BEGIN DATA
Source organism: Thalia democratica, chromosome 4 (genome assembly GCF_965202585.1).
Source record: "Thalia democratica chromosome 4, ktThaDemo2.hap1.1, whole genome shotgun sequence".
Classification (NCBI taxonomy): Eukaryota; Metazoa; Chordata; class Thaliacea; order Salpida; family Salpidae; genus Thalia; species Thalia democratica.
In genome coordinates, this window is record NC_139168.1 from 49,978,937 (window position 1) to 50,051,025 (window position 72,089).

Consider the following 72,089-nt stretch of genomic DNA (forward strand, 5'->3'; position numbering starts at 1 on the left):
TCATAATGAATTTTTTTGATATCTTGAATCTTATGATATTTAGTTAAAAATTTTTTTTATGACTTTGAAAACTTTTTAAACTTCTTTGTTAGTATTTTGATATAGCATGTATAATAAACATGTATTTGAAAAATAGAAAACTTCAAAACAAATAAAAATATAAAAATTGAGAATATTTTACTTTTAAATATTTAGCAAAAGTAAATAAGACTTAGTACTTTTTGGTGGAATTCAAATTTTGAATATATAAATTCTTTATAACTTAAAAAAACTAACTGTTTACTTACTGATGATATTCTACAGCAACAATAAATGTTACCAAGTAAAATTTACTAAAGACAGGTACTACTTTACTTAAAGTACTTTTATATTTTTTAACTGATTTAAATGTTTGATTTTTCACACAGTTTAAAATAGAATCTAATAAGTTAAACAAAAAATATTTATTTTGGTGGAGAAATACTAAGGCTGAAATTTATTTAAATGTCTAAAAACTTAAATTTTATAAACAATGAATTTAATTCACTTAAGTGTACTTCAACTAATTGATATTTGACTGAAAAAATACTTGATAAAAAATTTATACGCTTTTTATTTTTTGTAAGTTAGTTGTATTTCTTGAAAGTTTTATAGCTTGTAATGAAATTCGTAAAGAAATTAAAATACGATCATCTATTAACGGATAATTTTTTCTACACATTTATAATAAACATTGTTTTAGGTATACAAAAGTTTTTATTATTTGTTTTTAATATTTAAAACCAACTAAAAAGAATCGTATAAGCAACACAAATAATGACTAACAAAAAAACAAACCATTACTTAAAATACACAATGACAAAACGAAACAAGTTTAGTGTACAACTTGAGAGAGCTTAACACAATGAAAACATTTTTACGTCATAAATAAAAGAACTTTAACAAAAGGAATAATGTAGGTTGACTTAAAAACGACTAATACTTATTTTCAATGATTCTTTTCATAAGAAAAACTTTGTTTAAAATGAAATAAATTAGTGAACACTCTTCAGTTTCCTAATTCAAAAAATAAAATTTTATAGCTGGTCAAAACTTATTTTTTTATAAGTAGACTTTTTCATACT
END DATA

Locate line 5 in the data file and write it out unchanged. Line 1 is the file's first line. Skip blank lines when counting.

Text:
Consider the following 72,089-nt stretch of genomic DNA (forward strand, 5'->3'; position numbering starts at 1 on the left):